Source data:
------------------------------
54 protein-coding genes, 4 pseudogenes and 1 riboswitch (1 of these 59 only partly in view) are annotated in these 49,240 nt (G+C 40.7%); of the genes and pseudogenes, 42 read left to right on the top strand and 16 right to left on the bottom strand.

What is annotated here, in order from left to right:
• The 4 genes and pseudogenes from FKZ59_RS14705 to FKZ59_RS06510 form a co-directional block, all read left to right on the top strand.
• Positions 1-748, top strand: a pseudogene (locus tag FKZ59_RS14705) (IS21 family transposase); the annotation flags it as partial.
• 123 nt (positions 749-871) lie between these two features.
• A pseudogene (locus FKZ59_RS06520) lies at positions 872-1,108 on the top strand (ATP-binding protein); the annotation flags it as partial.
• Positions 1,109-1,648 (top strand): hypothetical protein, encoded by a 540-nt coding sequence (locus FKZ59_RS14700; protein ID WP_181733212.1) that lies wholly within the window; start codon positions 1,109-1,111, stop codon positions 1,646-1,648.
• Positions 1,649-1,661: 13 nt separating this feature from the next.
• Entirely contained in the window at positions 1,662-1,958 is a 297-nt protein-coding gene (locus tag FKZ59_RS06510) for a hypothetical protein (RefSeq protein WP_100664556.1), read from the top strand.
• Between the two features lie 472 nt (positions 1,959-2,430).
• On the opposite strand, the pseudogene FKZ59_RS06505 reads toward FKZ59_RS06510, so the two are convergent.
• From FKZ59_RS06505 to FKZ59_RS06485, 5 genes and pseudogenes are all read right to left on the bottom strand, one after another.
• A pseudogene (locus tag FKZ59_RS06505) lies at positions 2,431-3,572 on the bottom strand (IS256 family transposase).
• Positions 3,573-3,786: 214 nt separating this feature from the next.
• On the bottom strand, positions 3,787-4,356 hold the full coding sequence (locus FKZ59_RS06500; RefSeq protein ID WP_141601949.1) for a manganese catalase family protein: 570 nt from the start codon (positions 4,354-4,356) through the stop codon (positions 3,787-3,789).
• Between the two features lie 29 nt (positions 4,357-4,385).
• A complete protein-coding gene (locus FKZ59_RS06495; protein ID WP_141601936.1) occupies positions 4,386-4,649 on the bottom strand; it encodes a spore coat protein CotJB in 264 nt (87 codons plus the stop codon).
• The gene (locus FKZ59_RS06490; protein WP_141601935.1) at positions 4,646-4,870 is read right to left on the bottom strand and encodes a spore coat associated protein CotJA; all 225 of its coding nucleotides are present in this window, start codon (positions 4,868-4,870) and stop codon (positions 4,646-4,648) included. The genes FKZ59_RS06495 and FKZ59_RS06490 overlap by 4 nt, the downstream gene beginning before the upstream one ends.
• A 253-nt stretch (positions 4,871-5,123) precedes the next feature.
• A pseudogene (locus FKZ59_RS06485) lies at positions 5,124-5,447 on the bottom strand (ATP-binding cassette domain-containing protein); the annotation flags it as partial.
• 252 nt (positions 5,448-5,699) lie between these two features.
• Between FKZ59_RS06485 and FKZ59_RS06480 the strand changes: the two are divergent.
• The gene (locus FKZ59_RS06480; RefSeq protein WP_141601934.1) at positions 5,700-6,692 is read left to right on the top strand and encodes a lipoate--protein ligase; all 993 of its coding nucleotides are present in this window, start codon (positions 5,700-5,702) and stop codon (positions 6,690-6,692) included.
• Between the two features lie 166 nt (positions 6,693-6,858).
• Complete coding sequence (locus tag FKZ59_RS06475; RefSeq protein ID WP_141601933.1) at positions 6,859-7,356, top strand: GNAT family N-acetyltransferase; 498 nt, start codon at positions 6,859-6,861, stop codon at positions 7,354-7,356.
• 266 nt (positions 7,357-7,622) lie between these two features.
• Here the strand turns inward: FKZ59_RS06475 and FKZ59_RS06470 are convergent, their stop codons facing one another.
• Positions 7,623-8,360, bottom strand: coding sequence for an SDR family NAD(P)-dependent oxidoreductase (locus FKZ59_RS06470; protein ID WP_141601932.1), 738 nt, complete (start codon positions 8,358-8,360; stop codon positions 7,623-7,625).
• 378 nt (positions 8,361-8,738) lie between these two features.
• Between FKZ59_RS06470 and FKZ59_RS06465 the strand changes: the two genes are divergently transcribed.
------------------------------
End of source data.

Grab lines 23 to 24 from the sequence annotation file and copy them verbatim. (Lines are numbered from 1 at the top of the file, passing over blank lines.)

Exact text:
• The gene (locus FKZ59_RS06480; RefSeq protein WP_141601934.1) at positions 5,700-6,692 is read left to right on the top strand and encodes a lipoate--protein ligase; all 993 of its coding nucleotides are present in this window, start codon (positions 5,700-5,702) and stop codon (positions 6,690-6,692) included.
• Between the two features lie 166 nt (positions 6,693-6,858).